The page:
But for others, there has been some career reinventions. Jalen Miller’s batting average has dipped lately, but his .244/.346/.467 batting line is by far above his career averages. Even with a short amount of time on the IL, Jacob Heyward is delivering on his athletic abilities, now batting .340/.477/.620.

To see this many hitters make so many significant changes in one offseason is interesting, especially in an offseason in which the front office was in a lot of change, and the top of the farm system wasn’t even sorted out until nearly Spring Training. Hopefully, with full seasons and offseasons to work with these young players, we’ll see more widespread improvement.

Home Runs Aren’t Flying In Richmond, But They Are Elsewhere

This tweet is two days old, but it’s an interesting note. Also interesting is that since that tweet, the Squirrels have hit four home runs in two games, so things have gotten a little better. As of Sunday’s games, Richmond has 25 home runs, which is second in the Eastern League, and who would have expected that? They are being led by Jalen Miller’s six home runs…who would have expected that? Followed by Chris Shaw (5) and Jacob Heyward (4), Richmond’s team wasn’t expected to be a great group of home run hitters, especially with the way home runs don’t fly in Richmond. And that makes this season’s power barrage that much more interesting.

Pitcher Andrew Moore Claimed Off Waivers from Tampa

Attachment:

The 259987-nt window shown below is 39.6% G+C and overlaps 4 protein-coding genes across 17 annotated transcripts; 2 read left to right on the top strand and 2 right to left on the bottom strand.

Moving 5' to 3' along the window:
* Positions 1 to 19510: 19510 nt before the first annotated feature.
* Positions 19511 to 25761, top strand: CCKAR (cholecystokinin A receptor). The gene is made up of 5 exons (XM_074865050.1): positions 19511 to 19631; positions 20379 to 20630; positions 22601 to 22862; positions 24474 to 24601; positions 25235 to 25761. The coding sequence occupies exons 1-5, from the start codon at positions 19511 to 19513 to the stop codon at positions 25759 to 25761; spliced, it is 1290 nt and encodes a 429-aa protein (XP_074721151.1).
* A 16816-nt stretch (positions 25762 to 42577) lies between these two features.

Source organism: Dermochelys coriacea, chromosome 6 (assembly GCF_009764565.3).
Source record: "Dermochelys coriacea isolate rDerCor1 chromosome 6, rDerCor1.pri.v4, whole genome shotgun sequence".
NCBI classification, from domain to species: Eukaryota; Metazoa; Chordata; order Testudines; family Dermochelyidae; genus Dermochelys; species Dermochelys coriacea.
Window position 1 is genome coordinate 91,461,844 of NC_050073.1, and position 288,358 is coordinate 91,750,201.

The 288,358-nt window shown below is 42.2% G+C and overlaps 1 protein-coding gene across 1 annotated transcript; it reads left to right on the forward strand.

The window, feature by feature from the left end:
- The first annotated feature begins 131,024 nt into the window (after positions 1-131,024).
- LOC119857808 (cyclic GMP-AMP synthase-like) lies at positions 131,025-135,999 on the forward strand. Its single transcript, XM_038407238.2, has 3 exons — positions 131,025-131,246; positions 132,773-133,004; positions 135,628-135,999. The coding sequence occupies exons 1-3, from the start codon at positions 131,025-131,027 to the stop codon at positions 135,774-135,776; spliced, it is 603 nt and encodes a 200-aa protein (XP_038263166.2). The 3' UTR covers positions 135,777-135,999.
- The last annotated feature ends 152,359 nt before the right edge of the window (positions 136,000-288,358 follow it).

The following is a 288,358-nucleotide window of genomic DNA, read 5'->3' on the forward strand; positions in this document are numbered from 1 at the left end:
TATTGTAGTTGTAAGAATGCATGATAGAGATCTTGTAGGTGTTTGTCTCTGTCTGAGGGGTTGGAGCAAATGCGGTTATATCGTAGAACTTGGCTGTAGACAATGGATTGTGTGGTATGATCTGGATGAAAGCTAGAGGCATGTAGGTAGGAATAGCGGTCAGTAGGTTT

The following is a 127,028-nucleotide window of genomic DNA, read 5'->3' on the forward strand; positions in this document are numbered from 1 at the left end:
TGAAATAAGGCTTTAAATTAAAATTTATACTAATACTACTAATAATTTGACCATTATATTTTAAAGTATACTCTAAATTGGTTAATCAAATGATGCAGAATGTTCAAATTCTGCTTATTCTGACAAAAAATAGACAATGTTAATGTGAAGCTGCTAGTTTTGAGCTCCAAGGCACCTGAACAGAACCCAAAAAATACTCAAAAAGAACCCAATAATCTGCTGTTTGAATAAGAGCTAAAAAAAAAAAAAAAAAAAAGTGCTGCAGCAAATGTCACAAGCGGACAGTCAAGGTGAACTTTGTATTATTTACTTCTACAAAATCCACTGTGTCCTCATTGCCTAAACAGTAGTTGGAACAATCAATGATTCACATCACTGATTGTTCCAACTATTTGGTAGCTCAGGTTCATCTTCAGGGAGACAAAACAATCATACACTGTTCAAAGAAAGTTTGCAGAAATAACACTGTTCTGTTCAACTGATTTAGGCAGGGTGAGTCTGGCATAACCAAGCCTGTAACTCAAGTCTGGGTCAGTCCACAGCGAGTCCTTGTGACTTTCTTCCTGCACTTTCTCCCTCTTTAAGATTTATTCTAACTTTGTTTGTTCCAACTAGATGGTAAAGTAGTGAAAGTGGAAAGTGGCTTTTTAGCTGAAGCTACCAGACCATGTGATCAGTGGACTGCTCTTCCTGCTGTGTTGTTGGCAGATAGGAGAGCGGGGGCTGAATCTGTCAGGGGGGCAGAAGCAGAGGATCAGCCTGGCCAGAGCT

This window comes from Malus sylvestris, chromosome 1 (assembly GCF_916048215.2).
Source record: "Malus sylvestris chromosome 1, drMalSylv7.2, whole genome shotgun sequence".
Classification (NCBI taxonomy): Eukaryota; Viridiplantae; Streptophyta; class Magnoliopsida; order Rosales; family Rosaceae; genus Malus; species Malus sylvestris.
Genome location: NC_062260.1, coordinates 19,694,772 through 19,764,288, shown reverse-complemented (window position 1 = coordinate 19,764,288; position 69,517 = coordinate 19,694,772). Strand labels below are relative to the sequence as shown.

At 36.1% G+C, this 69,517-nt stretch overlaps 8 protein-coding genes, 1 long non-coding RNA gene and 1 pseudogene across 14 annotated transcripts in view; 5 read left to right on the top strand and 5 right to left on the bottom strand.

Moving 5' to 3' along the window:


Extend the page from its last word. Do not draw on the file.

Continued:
Maybe it’s just me, but some Giants fans may have issues when it comes to pitchers named Moore that are acquired from Tampa Bay. At least this one doesn’t cost the Giants two top prospects. <sighs, looks at Lucius Fox’s stats, frowns, shrugs>

Andrew Moore is an interesting pitcher with an interesting acquisition (MiLB, BB-Ref, FanGraphs). He was a second round pick that started off strong at the lower levels, got really pushed to the big leagues, and then…oof. He’s got straight bad stats in five appearances this year, and has been giving up home runs like no one’s business with Durham the last one-plus years.

The truth is, looking at his stats, he was looking like a useful pitcher as a Mariner, he got traded to Tampa Bay in the Denard Span trade (hey!), and then he looked like nothing good with the Rays.

It’s also a little interesting that he’s getting sent to Double-A with the Giants, but maybe not too surprising since his stats are like a dumpster fire, and maybe he needs to get away from the MLB balls being used in Triple-A.

What do the Giants see in Moore? Is he a starter in their eyes, or a reliever? Can the Giants ‘fix’ whatever’s wrong with him? Those are all good questions that I have no answers to yet.

Moore would fit in to Zaidi’s quick makeover of the team into an all-new set of cast-offs, though.